To Defend or Not to Defend—That Is the Question for Incumbent Agencies

To Defend or Not to Defend—That Is the Question for Incumbent Agencies

Steve’s breakdown: Sometimes we just like to pass along research. Here’s some from R3. I personally don’t agree with lots of what’s said in the article but I’ll be happy to discuss it with you.

EVERYWHERE, USA: Mediahub’s global leader, John Moore, hasn’t defended a piece of business in years. By the time accounts get to review, there’s usually no point. Moore bases his decision on what he knows to be true: Incumbents rarely succeed in reviews.

“Any good CEO of an agency needs to understand that there are red flags and warning signs all over that account before it goes up for review,” Moore said. “And when it finally goes up for review, that means the agency just hasn’t been able to fix those problems.”

Data confirms that jarring reality. Just 15% of agency incumbents retained business amid reviews in 2021, according to marketing consultancy R3. And the stakes were growing, with last year seeing 53.5% more new business reviews than in 2020.

Despite the hurdles, defending is more common than not. Faced with losing both the account and their investment in a review, an incumbent must weigh a number of factors when deciding whether to participate. Agency leaders and new business consultants say agency execs need to understand why they’re defending in the first place, and then come to grips with their odds of success.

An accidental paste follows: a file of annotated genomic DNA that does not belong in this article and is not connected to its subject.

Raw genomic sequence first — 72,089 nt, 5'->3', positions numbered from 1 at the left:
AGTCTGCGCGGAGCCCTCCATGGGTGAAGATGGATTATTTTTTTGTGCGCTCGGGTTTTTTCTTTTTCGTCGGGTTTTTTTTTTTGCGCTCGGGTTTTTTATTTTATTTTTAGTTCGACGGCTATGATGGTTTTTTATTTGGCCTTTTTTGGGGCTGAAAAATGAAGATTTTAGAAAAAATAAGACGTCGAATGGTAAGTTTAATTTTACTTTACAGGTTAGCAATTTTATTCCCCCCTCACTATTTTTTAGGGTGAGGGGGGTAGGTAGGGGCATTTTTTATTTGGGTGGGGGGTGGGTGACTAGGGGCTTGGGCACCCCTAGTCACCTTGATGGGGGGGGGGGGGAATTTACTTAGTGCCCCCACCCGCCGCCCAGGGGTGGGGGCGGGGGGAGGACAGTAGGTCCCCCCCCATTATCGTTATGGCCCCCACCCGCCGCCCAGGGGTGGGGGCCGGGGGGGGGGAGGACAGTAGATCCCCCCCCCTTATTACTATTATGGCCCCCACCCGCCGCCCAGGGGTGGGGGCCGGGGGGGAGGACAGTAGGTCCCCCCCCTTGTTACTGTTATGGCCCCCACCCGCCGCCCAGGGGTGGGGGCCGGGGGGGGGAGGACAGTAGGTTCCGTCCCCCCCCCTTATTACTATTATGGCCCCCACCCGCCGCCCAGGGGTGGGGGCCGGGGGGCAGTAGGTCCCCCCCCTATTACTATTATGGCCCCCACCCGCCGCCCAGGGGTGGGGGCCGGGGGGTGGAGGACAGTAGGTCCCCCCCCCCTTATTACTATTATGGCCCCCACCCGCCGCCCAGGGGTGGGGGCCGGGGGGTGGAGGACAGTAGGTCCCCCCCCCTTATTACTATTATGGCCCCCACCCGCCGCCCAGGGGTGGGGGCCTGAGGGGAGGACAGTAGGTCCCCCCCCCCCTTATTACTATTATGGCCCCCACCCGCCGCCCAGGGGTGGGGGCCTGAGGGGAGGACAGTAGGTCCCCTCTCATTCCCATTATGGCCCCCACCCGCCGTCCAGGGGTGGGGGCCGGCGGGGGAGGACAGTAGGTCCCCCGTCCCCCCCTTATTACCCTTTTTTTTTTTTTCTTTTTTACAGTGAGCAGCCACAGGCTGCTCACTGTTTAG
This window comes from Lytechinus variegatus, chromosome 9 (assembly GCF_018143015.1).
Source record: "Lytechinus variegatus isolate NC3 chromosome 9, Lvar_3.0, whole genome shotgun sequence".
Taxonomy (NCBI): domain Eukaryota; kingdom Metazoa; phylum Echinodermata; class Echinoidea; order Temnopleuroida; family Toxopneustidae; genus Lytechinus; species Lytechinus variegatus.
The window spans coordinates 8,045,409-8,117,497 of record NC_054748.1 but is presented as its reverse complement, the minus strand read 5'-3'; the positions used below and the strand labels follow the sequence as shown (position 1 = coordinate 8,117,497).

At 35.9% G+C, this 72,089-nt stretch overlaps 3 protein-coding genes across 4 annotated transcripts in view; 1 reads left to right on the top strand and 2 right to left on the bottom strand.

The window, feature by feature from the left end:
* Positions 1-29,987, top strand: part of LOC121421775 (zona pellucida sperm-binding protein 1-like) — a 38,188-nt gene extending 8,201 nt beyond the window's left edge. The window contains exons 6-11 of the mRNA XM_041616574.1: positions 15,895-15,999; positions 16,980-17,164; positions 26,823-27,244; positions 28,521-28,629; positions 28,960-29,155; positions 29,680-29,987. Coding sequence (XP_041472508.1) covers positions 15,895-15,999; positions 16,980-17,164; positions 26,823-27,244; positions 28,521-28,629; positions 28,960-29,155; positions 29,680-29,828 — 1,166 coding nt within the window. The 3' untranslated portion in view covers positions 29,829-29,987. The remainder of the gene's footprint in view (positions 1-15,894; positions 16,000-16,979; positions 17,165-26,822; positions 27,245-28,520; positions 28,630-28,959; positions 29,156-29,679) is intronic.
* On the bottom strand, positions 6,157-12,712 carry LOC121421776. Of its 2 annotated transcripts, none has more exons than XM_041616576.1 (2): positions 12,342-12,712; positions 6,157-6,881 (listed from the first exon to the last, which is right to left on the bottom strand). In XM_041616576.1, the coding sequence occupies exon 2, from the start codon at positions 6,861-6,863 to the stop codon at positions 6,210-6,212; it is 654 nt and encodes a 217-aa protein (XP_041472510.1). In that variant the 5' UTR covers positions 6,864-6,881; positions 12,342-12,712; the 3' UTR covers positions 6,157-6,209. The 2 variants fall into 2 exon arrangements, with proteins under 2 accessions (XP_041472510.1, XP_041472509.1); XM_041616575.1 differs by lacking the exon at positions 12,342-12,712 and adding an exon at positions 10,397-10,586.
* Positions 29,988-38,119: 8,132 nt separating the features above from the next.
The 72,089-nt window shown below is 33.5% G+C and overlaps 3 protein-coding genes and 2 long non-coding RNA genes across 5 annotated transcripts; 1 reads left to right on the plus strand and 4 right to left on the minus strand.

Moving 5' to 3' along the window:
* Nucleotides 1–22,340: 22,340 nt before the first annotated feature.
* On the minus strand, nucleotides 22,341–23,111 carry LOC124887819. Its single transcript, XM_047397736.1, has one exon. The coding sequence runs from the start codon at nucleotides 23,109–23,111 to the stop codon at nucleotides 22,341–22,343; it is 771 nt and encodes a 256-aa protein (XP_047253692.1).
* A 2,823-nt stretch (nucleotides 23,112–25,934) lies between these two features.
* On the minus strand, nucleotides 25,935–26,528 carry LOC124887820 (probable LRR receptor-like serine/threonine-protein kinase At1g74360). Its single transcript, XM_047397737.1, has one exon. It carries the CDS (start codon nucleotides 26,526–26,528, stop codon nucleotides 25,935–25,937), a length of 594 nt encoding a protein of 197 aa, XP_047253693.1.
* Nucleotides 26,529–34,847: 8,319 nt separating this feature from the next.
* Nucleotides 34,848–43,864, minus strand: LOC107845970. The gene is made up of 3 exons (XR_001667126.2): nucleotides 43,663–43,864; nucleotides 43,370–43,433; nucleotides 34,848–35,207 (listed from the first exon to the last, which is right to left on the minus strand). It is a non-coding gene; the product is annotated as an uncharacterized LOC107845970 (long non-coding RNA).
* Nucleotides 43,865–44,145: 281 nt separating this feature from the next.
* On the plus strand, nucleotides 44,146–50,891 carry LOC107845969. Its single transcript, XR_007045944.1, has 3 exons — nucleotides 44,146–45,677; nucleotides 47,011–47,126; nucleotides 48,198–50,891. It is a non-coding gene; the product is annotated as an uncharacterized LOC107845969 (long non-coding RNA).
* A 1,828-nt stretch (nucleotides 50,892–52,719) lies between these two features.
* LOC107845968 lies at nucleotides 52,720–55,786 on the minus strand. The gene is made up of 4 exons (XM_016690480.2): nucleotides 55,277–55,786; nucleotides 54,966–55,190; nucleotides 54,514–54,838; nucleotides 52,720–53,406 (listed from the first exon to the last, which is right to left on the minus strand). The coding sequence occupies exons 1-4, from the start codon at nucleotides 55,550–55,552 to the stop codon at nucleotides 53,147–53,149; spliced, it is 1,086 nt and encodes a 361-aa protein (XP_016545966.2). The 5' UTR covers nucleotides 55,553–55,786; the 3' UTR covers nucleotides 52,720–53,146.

“Clients don’t like reviews,” said one agency leader who wished to speak anonymously. “So if they’ve come to the conclusion of saying, ‘We’ve exhausted all the steps with the agency. We’ve given them a lot of warning. They still haven’t fixed this problem,’ what can you possibly say in the pitch that’s going to fix that problem?”

Why defend?

So if incumbents know the odds, why do they opt to defend? Some agencies do so, even when the situation seems dire, to maintain good standing with the client—especially if the agency manages several of the client’s brands and wants to appear committed, said Joe Maglio, CEO at McKinney.

For some agencies, the decision comes down to data.

Crossmedia assigns accounts scores from zero to 100, depending on the likelihood of retention. “We’ll come to a number and say: ‘Hey, it’s an 84. We should pitch this,’” said Ray Valcich, head of new business at Crossmedia. The agency’s scoring system evaluates factors like shared core values, financial impact, services the client needs, what else it’s pitching and its chances of winning.

When it comes to holding companies, there are different considerations.

“You’re more likely to see independent agencies pull out than holding company agencies because they’ve got more flexibility,” said Greg Paull, co-founder and principal at R3.
If a holding company CEO declines a pitch, they’re more on the hook for their profit and loss than an independent agency because of their connection to agencies within their network. A leader must make up lost revenue by bringing in more business later, and finding new clients can be harder than retaining existing ones.

The consolidation play